Bolstered by his twin wins and undeterred by red ink, Techakraisri forged ahead. In 2014 he bought a U.S. chain of food shops called Dean & DeLuca. It seemed like another reckless move as the chain’s costs soon spiraled beyond projections (see below, From Soho To Bangkok). “Pace was a very small company doing larger-than-life projects,” recalls Sony. “There was so much risk.” But then Techakraisri was encouraged by the launch last December of the ASEAN Economic Community, which might eventually unite a market of 600 million consumers and allow the free movement of goods, services, workers and capital among the ten countries in ASEAN. He expects Bangkok to become the gateway to the community, the home base for a wave of senior executive expats with business in Thailand, Cambodia, Laos, Myanmar and Vietnam. Pace projects that within three years the number of top-level managers in Bangkok will double, and in five years quadruple. “The AEC is a long-term play,” he says. “This region is doing better than anywhere else, and when Bangkok has a more stable government, it will be the center for the East. Expats will live in Thailand and visit their factories in the hinterlands.”

Landscope Thailand confirms that growing numbers of expat executives use Bangkok as a base because of the lower costs and easy access. MD Skevington notes a recent influx of technology-related business as well as the longstanding presence of Japanese companies that make Thailand a production base. Bioplastics, biopharma and e-commerce outfits, some with regional operations, are also coming, says Gerrit Bouckaert at recruitment firm Robert Walters Thailand. And investors applaud the lower baht, which makes property seem like a bargain compared with Singapore, for instance, where Ritz-Carlton Residences sell for five times more.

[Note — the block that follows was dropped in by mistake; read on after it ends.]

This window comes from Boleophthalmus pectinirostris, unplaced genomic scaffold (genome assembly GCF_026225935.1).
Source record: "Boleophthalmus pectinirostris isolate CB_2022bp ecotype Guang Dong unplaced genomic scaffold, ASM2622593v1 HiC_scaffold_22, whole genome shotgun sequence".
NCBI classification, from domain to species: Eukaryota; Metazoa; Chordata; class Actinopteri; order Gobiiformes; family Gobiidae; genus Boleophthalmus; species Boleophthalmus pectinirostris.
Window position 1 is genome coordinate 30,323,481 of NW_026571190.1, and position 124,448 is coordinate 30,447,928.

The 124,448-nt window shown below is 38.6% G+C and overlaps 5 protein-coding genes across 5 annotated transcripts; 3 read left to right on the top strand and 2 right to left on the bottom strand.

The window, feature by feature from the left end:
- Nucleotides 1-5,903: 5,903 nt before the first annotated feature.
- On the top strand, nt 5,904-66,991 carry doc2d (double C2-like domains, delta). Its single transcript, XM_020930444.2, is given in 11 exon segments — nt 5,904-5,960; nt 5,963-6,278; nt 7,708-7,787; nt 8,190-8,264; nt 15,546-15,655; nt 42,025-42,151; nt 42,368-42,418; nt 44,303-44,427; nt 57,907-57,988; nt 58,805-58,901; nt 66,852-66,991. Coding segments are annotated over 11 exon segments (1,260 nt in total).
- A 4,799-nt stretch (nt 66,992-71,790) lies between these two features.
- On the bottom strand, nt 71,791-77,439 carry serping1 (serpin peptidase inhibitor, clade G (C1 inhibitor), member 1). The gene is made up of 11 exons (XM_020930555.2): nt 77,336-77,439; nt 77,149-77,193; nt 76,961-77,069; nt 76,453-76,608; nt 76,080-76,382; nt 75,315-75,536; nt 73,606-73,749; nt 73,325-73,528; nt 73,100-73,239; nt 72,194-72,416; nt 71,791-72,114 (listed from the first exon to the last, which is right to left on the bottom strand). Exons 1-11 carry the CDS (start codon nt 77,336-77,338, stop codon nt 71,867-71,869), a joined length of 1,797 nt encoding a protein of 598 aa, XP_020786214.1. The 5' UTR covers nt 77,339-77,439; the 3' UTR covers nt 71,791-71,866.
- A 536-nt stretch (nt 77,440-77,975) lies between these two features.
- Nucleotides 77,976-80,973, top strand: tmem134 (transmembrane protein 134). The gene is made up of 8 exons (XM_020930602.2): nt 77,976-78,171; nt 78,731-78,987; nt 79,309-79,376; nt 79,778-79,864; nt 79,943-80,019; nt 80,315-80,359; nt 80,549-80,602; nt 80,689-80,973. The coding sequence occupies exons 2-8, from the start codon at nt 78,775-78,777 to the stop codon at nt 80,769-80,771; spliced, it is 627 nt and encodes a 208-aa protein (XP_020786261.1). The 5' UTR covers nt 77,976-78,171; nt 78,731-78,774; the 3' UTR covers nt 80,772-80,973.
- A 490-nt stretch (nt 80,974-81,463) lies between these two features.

Still, property agents and outside consultants question how many expats coming to Thailand can afford to rent or buy superluxury units. Most expat packages would not cover the cost of MahaNakhon, says consultant Daniel Giles at the Thai office of Vriens & Partners. “It’s more likely that residents will be independently wealthy international finance people who are not necessarily tied to operations and management in the region.” Adds CBRE’s Pathnadabutr, “Buyers use the condos as second or third homes. The big expectation is on capital appreciation.”

Once the doors open at MahaNakhon and prospective buyers can see the finished product, says Techakraisri, they can expect a higher price tag. “It becomes an emotional sale. When they see the view?-and the residence, the sky bar, the hotel–they will just want it.”